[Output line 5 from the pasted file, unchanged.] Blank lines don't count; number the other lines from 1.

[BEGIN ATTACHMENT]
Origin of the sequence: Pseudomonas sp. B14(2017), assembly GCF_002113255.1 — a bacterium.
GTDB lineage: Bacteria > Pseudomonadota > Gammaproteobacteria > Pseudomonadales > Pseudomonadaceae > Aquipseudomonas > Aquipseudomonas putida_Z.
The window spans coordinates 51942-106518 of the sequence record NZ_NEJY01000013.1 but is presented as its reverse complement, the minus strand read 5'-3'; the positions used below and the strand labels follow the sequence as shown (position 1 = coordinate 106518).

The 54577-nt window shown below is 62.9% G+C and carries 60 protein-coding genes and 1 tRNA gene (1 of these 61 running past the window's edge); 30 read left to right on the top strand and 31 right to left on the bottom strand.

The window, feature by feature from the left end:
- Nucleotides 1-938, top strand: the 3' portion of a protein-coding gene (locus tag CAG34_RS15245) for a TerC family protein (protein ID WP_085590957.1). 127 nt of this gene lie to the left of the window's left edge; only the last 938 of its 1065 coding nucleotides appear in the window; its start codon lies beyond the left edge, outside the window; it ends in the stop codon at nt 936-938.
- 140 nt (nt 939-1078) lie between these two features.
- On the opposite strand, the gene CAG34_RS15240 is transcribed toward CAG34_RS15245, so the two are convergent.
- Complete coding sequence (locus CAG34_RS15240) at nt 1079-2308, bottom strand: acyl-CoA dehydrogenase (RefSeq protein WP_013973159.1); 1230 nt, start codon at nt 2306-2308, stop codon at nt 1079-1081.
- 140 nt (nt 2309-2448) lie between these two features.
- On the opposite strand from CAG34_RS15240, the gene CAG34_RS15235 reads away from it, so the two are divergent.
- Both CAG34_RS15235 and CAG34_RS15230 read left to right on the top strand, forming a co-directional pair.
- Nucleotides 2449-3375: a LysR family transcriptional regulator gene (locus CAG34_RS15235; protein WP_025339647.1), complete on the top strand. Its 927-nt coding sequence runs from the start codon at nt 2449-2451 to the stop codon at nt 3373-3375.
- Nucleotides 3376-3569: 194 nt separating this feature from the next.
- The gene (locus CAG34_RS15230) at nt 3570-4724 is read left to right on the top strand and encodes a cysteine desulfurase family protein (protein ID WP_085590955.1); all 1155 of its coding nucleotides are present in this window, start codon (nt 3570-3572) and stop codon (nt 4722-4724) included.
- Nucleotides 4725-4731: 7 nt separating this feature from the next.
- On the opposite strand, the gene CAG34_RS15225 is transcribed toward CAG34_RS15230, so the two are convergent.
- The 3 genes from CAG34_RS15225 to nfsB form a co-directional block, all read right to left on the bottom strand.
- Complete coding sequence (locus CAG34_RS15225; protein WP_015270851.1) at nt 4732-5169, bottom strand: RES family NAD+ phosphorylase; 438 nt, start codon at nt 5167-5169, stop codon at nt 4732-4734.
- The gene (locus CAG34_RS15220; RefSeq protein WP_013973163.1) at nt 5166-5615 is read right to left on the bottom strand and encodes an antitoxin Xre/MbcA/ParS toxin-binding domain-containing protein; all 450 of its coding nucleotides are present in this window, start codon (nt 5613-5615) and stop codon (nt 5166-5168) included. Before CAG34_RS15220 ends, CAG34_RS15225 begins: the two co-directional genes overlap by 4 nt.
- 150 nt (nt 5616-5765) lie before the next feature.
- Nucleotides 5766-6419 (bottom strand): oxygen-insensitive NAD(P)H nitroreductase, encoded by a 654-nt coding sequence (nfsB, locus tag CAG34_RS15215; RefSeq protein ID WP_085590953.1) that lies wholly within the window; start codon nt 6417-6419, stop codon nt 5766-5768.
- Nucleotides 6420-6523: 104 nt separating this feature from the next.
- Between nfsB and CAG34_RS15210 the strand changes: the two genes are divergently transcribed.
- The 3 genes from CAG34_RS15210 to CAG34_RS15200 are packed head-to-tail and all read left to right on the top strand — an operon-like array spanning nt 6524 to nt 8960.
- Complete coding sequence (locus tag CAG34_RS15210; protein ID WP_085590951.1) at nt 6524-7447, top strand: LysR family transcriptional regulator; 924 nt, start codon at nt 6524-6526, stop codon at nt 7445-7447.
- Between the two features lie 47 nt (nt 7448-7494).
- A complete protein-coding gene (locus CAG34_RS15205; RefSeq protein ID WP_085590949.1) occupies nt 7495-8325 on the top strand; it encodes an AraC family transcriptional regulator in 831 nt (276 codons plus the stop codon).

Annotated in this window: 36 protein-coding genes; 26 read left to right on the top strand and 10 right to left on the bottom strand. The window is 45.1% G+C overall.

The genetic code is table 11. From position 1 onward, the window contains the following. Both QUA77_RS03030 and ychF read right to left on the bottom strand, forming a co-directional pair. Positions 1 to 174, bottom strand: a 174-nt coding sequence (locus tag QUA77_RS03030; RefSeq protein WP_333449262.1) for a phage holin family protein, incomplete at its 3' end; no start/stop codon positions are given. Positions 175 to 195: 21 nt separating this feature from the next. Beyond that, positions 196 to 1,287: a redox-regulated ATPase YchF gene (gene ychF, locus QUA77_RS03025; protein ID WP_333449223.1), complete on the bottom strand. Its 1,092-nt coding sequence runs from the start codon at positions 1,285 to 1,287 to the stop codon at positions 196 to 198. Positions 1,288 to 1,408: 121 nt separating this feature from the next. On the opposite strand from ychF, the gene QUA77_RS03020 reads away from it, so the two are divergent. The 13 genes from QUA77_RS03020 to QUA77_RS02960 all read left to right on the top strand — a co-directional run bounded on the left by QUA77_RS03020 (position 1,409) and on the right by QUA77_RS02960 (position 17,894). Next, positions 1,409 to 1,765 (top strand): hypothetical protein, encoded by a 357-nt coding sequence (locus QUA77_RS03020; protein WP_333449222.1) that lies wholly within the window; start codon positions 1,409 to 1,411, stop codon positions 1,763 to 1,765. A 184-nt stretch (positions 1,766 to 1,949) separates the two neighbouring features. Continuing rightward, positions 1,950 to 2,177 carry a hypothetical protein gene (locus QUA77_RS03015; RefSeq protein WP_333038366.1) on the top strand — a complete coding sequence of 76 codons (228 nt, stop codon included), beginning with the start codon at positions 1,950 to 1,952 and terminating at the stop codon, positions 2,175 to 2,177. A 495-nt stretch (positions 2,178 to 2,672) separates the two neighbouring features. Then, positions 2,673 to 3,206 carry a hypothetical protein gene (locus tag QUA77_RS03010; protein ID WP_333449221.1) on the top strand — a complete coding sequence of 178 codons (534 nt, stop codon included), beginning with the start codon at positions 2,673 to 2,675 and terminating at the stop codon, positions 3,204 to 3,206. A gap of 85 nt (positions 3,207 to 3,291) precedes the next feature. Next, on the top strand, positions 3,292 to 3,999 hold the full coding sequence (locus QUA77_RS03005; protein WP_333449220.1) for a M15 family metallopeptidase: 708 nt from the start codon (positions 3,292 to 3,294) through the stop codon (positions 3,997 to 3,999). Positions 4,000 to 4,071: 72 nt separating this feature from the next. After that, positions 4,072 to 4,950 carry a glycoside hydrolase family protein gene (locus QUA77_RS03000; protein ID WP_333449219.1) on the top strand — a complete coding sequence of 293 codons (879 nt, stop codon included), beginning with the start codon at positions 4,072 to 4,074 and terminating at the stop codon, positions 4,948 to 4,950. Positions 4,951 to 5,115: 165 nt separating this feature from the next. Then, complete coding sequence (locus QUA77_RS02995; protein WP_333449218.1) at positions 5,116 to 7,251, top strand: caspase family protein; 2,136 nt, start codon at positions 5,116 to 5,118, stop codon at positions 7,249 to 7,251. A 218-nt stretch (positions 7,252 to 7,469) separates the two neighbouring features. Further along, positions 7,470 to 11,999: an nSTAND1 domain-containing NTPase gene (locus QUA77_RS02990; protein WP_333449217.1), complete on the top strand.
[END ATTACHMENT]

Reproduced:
The window, feature by feature from the left end: